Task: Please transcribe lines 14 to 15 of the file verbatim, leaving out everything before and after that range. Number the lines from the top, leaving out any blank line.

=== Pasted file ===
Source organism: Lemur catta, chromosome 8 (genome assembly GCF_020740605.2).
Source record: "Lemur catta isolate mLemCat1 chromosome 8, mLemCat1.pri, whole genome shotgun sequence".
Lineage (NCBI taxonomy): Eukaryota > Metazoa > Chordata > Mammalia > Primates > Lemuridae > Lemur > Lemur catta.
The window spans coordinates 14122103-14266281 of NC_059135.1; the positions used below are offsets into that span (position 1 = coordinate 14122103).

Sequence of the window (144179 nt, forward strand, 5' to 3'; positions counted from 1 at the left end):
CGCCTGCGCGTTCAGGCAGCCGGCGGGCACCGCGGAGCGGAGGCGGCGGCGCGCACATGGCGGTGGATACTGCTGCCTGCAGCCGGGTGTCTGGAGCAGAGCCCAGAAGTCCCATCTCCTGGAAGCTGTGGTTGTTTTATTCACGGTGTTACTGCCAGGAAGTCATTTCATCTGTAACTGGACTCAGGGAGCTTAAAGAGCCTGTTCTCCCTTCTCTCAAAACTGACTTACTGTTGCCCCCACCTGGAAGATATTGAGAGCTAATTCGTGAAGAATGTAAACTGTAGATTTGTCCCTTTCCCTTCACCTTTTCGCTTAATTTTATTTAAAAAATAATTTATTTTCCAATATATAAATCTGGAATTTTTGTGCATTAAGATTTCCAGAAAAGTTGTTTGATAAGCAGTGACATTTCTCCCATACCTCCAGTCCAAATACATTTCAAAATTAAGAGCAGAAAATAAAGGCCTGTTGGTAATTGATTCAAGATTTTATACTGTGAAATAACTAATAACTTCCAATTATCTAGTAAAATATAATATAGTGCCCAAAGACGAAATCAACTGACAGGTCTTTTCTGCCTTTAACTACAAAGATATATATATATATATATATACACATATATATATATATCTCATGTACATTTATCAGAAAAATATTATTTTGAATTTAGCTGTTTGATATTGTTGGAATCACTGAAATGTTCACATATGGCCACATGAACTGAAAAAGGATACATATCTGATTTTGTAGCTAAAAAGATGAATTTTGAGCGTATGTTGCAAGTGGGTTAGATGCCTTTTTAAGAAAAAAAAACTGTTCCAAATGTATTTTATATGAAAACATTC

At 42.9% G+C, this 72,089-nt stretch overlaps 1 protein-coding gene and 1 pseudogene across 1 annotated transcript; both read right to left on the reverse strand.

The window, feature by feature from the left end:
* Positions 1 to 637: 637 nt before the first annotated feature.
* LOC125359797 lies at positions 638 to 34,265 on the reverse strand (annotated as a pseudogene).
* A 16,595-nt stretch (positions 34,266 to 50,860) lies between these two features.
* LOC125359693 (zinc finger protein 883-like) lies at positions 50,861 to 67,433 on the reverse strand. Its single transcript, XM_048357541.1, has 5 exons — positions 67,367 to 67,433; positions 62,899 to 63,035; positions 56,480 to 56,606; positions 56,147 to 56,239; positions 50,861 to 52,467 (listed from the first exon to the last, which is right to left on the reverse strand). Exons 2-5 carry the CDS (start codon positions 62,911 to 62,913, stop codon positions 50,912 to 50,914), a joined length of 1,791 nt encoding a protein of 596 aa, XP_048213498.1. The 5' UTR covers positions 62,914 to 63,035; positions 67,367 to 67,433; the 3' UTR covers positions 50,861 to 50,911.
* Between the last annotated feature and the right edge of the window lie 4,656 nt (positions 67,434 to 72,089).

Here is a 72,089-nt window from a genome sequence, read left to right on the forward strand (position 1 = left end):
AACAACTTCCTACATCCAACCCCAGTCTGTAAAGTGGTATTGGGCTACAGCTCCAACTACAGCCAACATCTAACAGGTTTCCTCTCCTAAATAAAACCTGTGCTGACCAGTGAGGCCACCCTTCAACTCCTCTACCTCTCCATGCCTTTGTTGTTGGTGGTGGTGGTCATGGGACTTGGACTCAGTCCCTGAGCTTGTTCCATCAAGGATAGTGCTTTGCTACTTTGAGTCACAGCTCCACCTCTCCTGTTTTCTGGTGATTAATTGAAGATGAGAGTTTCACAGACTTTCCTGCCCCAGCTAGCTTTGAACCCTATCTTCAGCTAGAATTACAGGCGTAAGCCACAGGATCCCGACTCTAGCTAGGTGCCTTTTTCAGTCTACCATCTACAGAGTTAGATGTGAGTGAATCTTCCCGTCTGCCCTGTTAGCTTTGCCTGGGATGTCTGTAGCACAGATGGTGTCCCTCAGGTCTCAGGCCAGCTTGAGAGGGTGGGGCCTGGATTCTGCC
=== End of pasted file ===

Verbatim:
Here is a 72,089-nt window from a genome sequence, read left to right on the forward strand (position 1 = left end):
AACAACTTCCTACATCCAACCCCAGTCTGTAAAGTGGTATTGGGCTACAGCTCCAACTACAGCCAACATCTAACAGGTTTCCTCTCCTAAATAAAACCTGTGCTGACCAGTGAGGCCACCCTTCAACTCCTCTACCTCTCCATGCCTTTGTTGTTGGTGGTGGTGGTCATGGGACTTGGACTCAGTCCCTGAGCTTGTTCCATCAAGGATAGTGCTTTGCTACTTTGAGTCACAGCTCCACCTCTCCTGTTTTCTGGTGATTAATTGAAGATGAGAGTTTCACAGACTTTCCTGCCCCAGCTAGCTTTGAACCCTATCTTCAGCTAGAATTACAGGCGTAAGCCACAGGATCCCGACTCTAGCTAGGTGCCTTTTTCAGTCTACCATCTACAGAGTTAGATGTGAGTGAATCTTCCCGTCTGCCCTGTTAGCTTTGCCTGGGATGTCTGTAGCACAGATGGTGTCCCTCAGGTCTCAGGCCAGCTTGAGAGGGTGGGGCCTGGATTCTGCC